“With every pregnancy, people asked me, ‘are you crazy?’” Susan Sarandon shares how it feels to become a mother after 40

=

For many of us, the name Susan Sarandon immediately evokes feelings of fondness. Across her incredible half a century long career, the legendary actress has time and time again captivated audiences around the world.

But there’s more to Sarandon than her knack for versatility in the characters she plays, such as Louise in the trailblazing film, Thelma and Louise to Sister Helen Prejean in Dead Man Walking.

Sarandon is also known for frequently speaking out for women everywhere struggling with endometriosis, a disease she herself suffered from for a very long time and which complicated her chances of becoming pregnant. But it is perhaps more than anything in her own private life, as a mother, that she is the most dedicated of all.

Due in part to her physical ailment, Sarandon did not become a mother until reaching age 39 – but then proceeded to have two additional children. The actress has long stood out for her decision to keep trying to have children despite her age. Indeed, with every new child born, she made headlines due to her ‘unusual’ choice of launching her ‘mommy career’ ‘so late’ in life.

A Thriving Career

Born Susan Abigail Tomalin in 1946, Sarandon adopted her first husbands’s name Chris Sarandon as her stage name. Today aged 75, she has devoted a large part of her life to her career as an actress, but is also a familiar face when it comes to fighting for important causes.

Sarandon’s film career began with her starring in the 1970 dramatic feature film, Joe. She then dabbled in soap opera roles, in particular as Patrice Kahlman in A World Apart. Five years later in 1975 and aged only 29-years-old, she reached fame after appearing in the Rocky Horror Picture Show.

Less than 10 years later in 1984, she had an Oscar nomination under her belt (Atlantic City, 1980) as well as over 25 roles on both the big and small screen.

But while her professional life was thriving, her private life was more complicated. It was while in her relationship with Italian director Franco Amurri that she discovered that becoming a mother wouldn’t be as simple as expected.

One cause in particular was her endometriosis. The disease, among other reasons, prevented her from starting her own family sooner in life.

A Journey Riddled with Pain

Sarandon had been experiencing several physical symptoms but it wasn’t before she was in her 40s that doctors could finally give her the clear diagnosis. The benign disease causes the remains of the internal part of the uterus flakes off during each menstruation and causes bleeding and invading other organs, such as the rectum, bladder, or ovaries.

Not only did the disease cause pain in various parts of the body, the shattering diagnosis made it clear that Sarandon could find it more difficult to conceive, and to make matters worse, it increased her chances for serious pregnancy complications. Pregnant women with the condition are considered high risk.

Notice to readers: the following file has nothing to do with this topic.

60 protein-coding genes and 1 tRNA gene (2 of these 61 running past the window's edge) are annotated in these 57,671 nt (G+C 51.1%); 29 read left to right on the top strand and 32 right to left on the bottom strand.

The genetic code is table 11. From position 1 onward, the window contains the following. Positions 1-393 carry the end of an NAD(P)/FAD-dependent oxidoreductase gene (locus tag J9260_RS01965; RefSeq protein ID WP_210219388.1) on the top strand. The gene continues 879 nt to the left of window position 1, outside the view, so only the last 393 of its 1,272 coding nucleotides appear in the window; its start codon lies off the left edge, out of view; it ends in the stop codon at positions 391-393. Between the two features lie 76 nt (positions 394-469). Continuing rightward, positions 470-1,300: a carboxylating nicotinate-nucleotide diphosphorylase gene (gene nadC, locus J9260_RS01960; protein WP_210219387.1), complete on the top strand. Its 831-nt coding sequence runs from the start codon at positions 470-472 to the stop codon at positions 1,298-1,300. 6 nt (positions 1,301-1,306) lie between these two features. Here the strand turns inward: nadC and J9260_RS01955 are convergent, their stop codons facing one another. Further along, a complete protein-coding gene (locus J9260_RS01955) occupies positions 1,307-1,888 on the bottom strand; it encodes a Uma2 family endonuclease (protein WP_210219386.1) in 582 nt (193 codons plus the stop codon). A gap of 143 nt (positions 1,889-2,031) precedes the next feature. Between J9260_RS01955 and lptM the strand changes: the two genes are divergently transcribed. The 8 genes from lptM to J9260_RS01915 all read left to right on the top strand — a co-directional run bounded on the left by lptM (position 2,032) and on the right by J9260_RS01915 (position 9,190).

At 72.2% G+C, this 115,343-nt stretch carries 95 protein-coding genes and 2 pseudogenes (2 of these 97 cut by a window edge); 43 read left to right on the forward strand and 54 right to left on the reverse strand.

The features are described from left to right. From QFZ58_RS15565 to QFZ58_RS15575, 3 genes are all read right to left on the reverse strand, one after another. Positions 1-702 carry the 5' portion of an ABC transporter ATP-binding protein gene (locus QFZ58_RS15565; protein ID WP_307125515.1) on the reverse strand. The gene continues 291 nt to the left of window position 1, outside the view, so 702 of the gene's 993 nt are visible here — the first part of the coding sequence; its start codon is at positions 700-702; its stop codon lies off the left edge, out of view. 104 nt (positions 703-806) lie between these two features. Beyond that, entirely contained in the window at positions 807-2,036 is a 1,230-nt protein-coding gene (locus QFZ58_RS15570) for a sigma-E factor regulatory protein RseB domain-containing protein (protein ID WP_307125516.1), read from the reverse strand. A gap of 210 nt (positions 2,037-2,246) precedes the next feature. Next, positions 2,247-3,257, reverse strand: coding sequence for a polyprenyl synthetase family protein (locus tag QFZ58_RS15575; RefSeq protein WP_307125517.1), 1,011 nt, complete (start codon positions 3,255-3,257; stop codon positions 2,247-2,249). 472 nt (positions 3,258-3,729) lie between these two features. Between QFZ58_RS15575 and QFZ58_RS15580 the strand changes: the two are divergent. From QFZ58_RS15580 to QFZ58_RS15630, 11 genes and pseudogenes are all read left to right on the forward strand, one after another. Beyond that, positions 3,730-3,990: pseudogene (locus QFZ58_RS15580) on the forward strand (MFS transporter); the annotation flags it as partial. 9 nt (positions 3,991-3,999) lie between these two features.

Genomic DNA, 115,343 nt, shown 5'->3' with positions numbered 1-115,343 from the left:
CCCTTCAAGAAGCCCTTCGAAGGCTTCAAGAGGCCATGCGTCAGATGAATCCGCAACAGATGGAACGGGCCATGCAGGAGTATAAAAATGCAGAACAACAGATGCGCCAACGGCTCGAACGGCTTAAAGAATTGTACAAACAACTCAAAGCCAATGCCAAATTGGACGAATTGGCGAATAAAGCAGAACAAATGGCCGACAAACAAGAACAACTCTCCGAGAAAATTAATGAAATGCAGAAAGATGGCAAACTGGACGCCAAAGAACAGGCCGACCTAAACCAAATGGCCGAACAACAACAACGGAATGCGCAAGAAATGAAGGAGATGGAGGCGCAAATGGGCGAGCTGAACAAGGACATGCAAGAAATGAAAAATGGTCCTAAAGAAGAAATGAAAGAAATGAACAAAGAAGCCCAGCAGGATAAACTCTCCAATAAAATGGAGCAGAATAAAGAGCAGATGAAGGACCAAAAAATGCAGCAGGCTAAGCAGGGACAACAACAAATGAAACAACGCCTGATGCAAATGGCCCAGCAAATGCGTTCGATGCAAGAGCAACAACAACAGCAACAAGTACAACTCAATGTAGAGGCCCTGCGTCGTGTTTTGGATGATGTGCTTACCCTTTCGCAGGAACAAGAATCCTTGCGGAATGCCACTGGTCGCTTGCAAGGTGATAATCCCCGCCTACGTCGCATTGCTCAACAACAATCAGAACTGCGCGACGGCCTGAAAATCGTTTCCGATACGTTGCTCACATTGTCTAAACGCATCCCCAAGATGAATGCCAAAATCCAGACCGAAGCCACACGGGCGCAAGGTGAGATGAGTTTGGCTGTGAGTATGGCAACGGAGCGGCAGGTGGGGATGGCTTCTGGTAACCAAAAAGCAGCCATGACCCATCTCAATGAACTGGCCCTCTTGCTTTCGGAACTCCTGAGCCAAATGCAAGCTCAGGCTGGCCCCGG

Despite all this, Sarandon became pregnant at the mature age of 39.

 

“Don’t have the baby,” and “It will ruin your career,” many around her said.

But Sarandon ignored that advice and embraced the tremendous blessing that was her pregnancy, soon giving birth to her very first daughter, EvaAmurri. Eva has since followed in her mother’s footsteps and is today an actress and content creator.

 

One Blessing, Two Blessings, Three!

Her marriage to Amurri ended in 1988, but that same year would see her in a relationship with the actor Tim Robbins who was 12 years younger than her.

 


The couple had met while filming Bull Durham, and it’s with Robbins that Sarandon would have her two next little bundles of joy: John “Jack” Henry, born in 1989, and Miles Robbins, born in 1992.

 

“I had my first baby at 39 and my third at 45, and with each child, [people were] like, ’Are you crazy? Don’t!’” Sarandon revealed in an interview.

Through many interviews on the topic, Sarandon has made clear that she had to overcome a myriad of physical issues in every one of her processes of conceiving and carrying her children to term.

She also expressed that she refused to allow her disease, no matter how debilitating, to make her lose faith that she could be a mother.

“It’s not okay to miss out on a part of life because of pain and excessive bleeding,” she said in 2011 at an Endometriosis Foundation of America event.

She has been an ambassador for all women experiencing the same hardship, working hard to eliminate stigmas or fears surrounding the disease. Her goal is to remind women that it’s ok to talk about their pain – and refuse to get used to it.

Women should not be afraid to seek a diagnosis and treatment as soon as possible in order to live a life with fewer restrictions.

Three Generations

Sarandon’s eldest daughter, Eva is now also a mom, with 3 children of her own: daughter Marlowe, born in 2014 and sons Major James and Mateo, born in 2016 and 2020, respectively.

Both Sarandon and daughter Amurri occasionally take to their social media profiles to share wonderful pictures of their wonderful family. Sarandon is clearly not only a loving mother, but also an engaged and happy grandmother of three!


Their family extends to even include Sarandon’s mother: the proud great-grandmother is pictured above as they all gathered to celebrate her 94th birthday!

Needless to say, despite the difficulties Sarandon faced, she bravely followed her heart and found in it the strength to push through her physical obstacles.


What a simply incredible woman!

Share Sarandon’s story with all the other powerful women in your own life if you agree that she is one amazing female force to be reckoned with!


Source : ewsner.com

Post a Comment

0 Comments